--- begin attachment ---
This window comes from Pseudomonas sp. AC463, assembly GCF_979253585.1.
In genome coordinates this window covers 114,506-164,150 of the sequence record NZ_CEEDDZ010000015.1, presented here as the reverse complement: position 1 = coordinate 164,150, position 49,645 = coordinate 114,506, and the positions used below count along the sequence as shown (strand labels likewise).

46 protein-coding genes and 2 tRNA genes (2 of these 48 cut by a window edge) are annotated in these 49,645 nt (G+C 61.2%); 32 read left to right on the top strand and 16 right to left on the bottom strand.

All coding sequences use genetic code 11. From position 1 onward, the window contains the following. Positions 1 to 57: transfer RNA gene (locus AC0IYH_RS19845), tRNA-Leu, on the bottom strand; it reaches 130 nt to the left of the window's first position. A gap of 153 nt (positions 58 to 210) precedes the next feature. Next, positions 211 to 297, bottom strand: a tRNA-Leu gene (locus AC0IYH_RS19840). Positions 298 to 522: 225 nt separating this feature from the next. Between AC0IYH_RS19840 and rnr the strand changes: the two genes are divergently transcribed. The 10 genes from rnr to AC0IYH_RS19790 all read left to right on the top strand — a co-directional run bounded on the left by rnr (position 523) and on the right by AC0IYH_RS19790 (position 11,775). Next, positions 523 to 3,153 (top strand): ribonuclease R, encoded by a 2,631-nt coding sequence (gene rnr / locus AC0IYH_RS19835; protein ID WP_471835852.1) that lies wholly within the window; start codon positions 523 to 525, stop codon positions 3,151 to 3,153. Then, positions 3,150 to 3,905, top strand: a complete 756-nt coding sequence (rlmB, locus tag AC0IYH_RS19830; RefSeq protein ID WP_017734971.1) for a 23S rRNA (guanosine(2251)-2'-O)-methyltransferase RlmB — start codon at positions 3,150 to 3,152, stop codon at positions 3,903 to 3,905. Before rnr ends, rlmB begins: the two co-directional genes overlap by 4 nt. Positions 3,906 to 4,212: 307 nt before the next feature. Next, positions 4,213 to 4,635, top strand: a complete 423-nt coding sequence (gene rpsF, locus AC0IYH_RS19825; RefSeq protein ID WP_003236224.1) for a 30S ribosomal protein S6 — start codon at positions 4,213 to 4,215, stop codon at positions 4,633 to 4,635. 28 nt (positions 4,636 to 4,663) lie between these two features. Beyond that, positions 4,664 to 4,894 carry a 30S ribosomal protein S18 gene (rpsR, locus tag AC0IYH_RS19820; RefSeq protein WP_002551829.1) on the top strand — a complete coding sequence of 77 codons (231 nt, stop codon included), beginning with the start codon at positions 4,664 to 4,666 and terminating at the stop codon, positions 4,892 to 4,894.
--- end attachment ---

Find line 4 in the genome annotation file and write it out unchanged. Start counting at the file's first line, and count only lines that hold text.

All coding sequences use genetic code 11. From position 1 onward, the window contains the following. Positions 1 to 57: transfer RNA gene (locus AC0IYH_RS19845), tRNA-Leu, on the bottom strand; it reaches 130 nt to the left of the window's first position. A gap of 153 nt (positions 58 to 210) precedes the next feature. Next, positions 211 to 297, bottom strand: a tRNA-Leu gene (locus AC0IYH_RS19840). Positions 298 to 522: 225 nt separating this feature from the next. Between AC0IYH_RS19840 and rnr the strand changes: the two genes are divergently transcribed. The 10 genes from rnr to AC0IYH_RS19790 all read left to right on the top strand — a co-directional run bounded on the left by rnr (position 523) and on the right by AC0IYH_RS19790 (position 11,775). Next, positions 523 to 3,153 (top strand): ribonuclease R, encoded by a 2,631-nt coding sequence (gene rnr / locus AC0IYH_RS19835; protein ID WP_471835852.1) that lies wholly within the window; start codon positions 523 to 525, stop codon positions 3,151 to 3,153. Then, positions 3,150 to 3,905, top strand: a complete 756-nt coding sequence (rlmB, locus tag AC0IYH_RS19830; RefSeq protein ID WP_017734971.1) for a 23S rRNA (guanosine(2251)-2'-O)-methyltransferase RlmB — start codon at positions 3,150 to 3,152, stop codon at positions 3,903 to 3,905. Before rnr ends, rlmB begins: the two co-directional genes overlap by 4 nt. Positions 3,906 to 4,212: 307 nt before the next feature. Next, positions 4,213 to 4,635, top strand: a complete 423-nt coding sequence (gene rpsF, locus AC0IYH_RS19825; RefSeq protein ID WP_003236224.1) for a 30S ribosomal protein S6 — start codon at positions 4,213 to 4,215, stop codon at positions 4,633 to 4,635. 28 nt (positions 4,636 to 4,663) lie between these two features. Beyond that, positions 4,664 to 4,894 carry a 30S ribosomal protein S18 gene (rpsR, locus tag AC0IYH_RS19820; RefSeq protein WP_002551829.1) on the top strand — a complete coding sequence of 77 codons (231 nt, stop codon included), beginning with the start codon at positions 4,664 to 4,666 and terminating at the stop codon, positions 4,892 to 4,894.